• Allows the guest to pass/fail/retry link deletion validation
    • Only the zome that deleted the link is called
  • fn validate_{{ create|update|delete }}_{{ agent|entry }}_{{ <entry_id> }}(validate_data: ValidateData) -> ExternResult<ValidateCallbackResult>:
    • Allows the guest to pass/fail/retry entry validation
    • <entry_id> is the entry id defined by entry defs e.g. “comment”
    • Only the originating zome is called
    • Failure overrides retry
  • fn validation_package_{{ <entry_id> }}(entry_type: AppEntryType) -> ExternResult<ValidationPackageCallbackResult>:
    • Allows the guest to build a validation package for the given entry type
    • Can pass/retry/fail/not-implemented in reverse override order
    • <entry_id> is the entry id defined by entry defs e.g. “comment”
    • Only the originating zome is called

HDK is atomic on the source chain ⚛

All writes to the source chain are atomic within a single extern/callback call.

This means all data will validate and be written together or nothing will.

There are no such guarantees for other side effects. Notably we cannot control anything over the network or outside the holochain database.

Remote calls will be atomic on the recipients device but could complete successfully while the local agent subsequently errors and rolls back their chain. This means you should not rely on data existing between agents unless you have another source of integrity such as cryptographic countersignatures.

Use a post commit hook and signals or remote calls if you need to notify other agents about completed commits.

HDK is integrated with rust tracing for better debugging 🐛

Every extern defined with the #[hdk_extern] attribute registers a tracing subscriber that works in WASM.

All the basic tracing macros trace!, debug!, warn!, error! are implemented.

However, tracing spans currently do not work, if you attempt to #[instrument] you will likely panic your WASM.

WASM tracing can be filtered at runtime using the WASM_LOG environment variable that works exactly as RUST_LOG does for the holochain conductor and other Rust binaries.

The most common internal errors, such as invalid deserialization between wasm and external processes, are traced as error! by default.

HDK requires explicit error handling between the guest and host ⚠

All calls to functions provided by the host can fail to execute cleanly, at the least serialization could always fail.

There are many other possibilities for failure, such as a corrupt database or attempting cryptographic operations without a key.

When the host encounters a failure Result it will serialize the error and pass it back to the wasm guest. The guest must handle this error and either return it back to the host which then rolls back writes (see above) or implement some kind of graceful failure or retry logic.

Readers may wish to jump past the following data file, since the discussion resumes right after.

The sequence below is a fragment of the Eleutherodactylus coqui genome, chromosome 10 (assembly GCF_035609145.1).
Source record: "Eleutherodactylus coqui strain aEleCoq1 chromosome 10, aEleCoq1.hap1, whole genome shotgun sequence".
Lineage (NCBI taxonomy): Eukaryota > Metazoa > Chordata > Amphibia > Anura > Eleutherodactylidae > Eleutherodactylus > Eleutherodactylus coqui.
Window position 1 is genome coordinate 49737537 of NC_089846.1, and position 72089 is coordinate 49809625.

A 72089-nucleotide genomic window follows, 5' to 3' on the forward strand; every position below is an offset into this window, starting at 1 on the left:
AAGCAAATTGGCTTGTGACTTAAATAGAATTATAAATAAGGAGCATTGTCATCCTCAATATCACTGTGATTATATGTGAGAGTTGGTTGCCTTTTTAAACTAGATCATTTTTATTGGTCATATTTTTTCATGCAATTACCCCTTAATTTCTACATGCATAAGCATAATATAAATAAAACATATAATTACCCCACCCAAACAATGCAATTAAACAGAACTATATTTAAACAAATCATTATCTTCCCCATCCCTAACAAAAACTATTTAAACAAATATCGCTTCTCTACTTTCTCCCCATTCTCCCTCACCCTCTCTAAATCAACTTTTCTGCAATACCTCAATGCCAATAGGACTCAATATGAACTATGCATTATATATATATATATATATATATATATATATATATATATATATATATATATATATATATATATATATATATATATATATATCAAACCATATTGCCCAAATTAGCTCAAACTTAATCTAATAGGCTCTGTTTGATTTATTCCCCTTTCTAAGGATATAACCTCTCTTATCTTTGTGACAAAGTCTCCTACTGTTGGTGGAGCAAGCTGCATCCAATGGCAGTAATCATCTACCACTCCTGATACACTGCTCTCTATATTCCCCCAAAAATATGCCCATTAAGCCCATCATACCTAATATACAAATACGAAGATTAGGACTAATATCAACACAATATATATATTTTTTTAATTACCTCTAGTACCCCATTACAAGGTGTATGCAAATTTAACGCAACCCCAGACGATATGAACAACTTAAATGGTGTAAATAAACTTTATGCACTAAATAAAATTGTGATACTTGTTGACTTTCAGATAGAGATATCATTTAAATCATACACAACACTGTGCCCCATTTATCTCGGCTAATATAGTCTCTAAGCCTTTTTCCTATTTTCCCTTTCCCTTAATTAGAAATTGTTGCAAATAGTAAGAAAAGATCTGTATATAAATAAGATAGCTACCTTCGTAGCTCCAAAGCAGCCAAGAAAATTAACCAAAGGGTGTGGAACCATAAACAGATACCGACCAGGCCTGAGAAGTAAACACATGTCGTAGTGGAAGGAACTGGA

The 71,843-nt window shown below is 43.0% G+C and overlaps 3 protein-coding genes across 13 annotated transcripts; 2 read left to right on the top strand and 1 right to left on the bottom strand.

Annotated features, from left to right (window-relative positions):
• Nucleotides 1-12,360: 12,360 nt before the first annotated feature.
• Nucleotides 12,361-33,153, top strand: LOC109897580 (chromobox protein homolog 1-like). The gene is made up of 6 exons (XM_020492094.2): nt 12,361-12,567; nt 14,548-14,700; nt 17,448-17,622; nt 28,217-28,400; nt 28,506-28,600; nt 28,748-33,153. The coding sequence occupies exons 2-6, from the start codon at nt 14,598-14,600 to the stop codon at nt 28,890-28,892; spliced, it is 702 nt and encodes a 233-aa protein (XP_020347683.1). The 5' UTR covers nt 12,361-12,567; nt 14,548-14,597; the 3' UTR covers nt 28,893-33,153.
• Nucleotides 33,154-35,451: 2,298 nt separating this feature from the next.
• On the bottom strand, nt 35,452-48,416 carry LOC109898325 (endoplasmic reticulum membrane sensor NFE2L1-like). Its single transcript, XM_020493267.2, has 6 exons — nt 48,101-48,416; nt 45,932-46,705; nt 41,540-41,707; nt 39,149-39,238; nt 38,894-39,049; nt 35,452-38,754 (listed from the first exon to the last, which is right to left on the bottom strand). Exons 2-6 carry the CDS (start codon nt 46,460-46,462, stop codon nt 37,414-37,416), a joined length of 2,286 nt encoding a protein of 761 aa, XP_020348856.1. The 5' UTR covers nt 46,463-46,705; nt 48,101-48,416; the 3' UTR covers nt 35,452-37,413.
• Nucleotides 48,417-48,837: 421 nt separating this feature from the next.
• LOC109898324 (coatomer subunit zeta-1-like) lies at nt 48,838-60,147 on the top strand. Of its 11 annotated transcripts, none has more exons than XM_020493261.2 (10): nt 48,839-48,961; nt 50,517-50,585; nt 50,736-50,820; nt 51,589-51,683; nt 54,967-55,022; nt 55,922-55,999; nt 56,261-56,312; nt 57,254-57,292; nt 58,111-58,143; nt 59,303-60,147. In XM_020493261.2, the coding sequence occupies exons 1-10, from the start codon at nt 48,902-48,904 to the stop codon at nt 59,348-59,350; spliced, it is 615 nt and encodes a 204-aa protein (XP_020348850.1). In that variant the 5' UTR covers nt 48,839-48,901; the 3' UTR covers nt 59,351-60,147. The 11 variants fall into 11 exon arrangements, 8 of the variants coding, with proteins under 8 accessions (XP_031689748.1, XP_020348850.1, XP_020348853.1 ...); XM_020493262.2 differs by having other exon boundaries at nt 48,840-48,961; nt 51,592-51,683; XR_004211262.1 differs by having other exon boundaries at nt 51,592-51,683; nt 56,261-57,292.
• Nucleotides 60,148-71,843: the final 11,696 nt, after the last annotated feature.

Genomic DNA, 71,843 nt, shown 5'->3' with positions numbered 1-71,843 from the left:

The Result from the host in the case of host calls indicates whether the execution completed successfully and is in addition to other Result-like enums. For example, a remote call can be Ok from the host’s perspective but contain an crate::prelude::ZomeCallResponse::Unauthorized “failure” enum variant from the remote agent, both need to be handled in context.


pub use paste;



Capability claims and grants.


Tools to interrogate source chains.


Create and verify signatures for serializable Rust structures and raw binary data.


Working with app and system entries.


Distributed Hash Tables (DHTs) are fundamentally all key/value stores (content addressable).


Request contextual information from the holochain host.


Links in holochain are analogous to a join table in a traditional SQL schema.


Maps a Rust function to an extern that WASM can expose to the Holochain host.


Methods for interacting with peers in the same DHT network.


Exports common types and functions according to the Rust prelude pattern.


Generate cryptographic strength random data


Everything related to inspecting or responding to time.


Integrates HDK with the Rust tracing crate.


Encryption and decryption using the (secret)box algorithms popularised by Libsodium.



Implements conversion traits to allow a struct to be handled as an app entry. If you have some need to implement custom serialization logic or metadata injection you can do so by implementing these traits manually instead.


Implements a whole lot of sane defaults for a struct or enum that should behave as an entry. All the entry def fields are available as dedicated methods on the type and matching From impls are provided for each. This allows for both Foo::entry_def() and EntryDef::from(Foo::new()) style logic which are both useful in different scenarios.


Attempts to lookup the EntryDefIndex given an EntryDefId .


Shorthand to implement the entry defs callback similar to the vec![ .. ] macro but for entries.


Hides away the gross bit where we hook up integer pointers to length-prefixed guest memory to serialization and deserialization, and returning things to the host, and memory allocation and deallocation.


Implements a whole lot of sane defaults for a struct or enum that should behave as an entry, without implementing the app entry conversion interface.